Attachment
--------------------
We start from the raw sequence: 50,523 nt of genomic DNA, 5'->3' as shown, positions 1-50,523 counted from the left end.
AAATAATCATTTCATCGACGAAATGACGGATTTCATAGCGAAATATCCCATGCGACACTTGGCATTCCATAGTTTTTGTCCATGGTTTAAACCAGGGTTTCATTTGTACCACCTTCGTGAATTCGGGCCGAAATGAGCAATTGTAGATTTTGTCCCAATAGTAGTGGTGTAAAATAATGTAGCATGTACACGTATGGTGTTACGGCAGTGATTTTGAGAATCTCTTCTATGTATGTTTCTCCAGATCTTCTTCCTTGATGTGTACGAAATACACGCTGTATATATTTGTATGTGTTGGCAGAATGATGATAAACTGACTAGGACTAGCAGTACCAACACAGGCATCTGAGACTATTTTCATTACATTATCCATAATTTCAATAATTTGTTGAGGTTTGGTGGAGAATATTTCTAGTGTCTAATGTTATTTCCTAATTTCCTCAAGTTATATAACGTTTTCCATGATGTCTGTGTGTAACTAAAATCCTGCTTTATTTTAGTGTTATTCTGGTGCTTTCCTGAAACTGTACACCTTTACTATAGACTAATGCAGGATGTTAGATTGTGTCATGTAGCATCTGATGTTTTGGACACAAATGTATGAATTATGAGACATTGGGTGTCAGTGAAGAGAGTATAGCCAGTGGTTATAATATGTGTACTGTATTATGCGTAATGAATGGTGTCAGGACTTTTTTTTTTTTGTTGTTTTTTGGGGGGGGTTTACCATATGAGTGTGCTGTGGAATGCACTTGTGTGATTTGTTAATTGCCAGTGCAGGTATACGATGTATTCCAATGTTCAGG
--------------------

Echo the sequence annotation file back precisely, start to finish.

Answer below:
We start from the raw sequence: 50,523 nt of genomic DNA, 5'->3' as shown, positions 1-50,523 counted from the left end.
AAATAATCATTTCATCGACGAAATGACGGATTTCATAGCGAAATATCCCATGCGACACTTGGCATTCCATAGTTTTTGTCCATGGTTTAAACCAGGGTTTCATTTGTACCACCTTCGTGAATTCGGGCCGAAATGAGCAATTGTAGATTTTGTCCCAATAGTAGTGGTGTAAAATAATGTAGCATGTACACGTATGGTGTTACGGCAGTGATTTTGAGAATCTCTTCTATGTATGTTTCTCCAGATCTTCTTCCTTGATGTGTACGAAATACACGCTGTATATATTTGTATGTGTTGGCAGAATGATGATAAACTGACTAGGACTAGCAGTACCAACACAGGCATCTGAGACTATTTTCATTACATTATCCATAATTTCAATAATTTGTTGAGGTTTGGTGGAGAATATTTCTAGTGTCTAATGTTATTTCCTAATTTCCTCAAGTTATATAACGTTTTCCATGATGTCTGTGTGTAACTAAAATCCTGCTTTATTTTAGTGTTATTCTGGTGCTTTCCTGAAACTGTACACCTTTACTATAGACTAATGCAGGATGTTAGATTGTGTCATGTAGCATCTGATGTTTTGGACACAAATGTATGAATTATGAGACATTGGGTGTCAGTGAAGAGAGTATAGCCAGTGGTTATAATATGTGTACTGTATTATGCGTAATGAATGGTGTCAGGACTTTTTTTTTTTTGTTGTTTTTTGGGGGGGGTTTACCATATGAGTGTGCTGTGGAATGCACTTGTGTGATTTGTTAATTGCCAGTGCAGGTATACGATGTATTCCAATGTTCAGG